Some of the most popular awnings attach to the side of a roof rack. When unpackaged, they can be expanded to create up to a 270 degree awning. The simple ones will just pull out and have 2 supporting poles. The pole-less varieties have more rigidity and do better in windy conditions.
An awning will keep you out of the rain and snow. It will also give you protection for the sun.
So, how does the awning factor in the two story tent set up? You could use the awning to protect your main sitting area right next to your rooftop tent. They seem like they are more popular than annexes and are a lot easier to set up. Some will have both an awning and annex which is possible depending on how you install them.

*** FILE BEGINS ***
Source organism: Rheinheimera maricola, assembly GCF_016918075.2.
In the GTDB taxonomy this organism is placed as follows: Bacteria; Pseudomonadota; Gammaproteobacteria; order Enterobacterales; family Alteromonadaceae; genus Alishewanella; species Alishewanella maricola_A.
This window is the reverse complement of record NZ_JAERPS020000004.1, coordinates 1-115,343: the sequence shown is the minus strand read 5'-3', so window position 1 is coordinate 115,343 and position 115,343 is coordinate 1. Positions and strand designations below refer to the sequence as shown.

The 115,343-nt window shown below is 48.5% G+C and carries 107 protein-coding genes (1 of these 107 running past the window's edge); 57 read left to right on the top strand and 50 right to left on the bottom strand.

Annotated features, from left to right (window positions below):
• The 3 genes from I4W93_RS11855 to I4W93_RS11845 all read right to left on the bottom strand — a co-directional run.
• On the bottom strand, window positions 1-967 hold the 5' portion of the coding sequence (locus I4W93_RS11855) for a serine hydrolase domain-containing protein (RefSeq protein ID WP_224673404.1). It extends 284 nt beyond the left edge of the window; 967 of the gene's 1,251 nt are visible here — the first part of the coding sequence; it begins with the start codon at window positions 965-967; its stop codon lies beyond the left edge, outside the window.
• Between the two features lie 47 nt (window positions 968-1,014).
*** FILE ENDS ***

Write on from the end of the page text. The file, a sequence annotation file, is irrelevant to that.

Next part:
Why would you need a 2 story tent system?
There are many reasons why you’d want a 2 story tent system. Some are practical, some are borderline narcissistic.
A smaller footprint in small camping spots
When car camping, the use of a rooftop tent with an annex and/or awning will reduce the square footage you need for most of your camping activities. This can be ideal when you have limited camping space because the terrain you are on isn’t very flat or you have to share a campground space with others.
Often when camping in the mountains or in the forest, you may have difficulty finding enough flat space for your tent and room for your vehicle. By putting your tent on top of your car, you have more ground space for other activities. For dispersed camping, rooftop tents are perfect.
Also, campgrounds sometimes have less space than ideal when you have friends sharing the same spot. Having 3 or 4 tents in one campground space can be a challenge if there are trees, bushes and rocks preventing you from putting your tent on the ground. When one of the group members has a rooftop tent, they can utilize the parking space which is already flat enough for the car freeing up more space for common areas.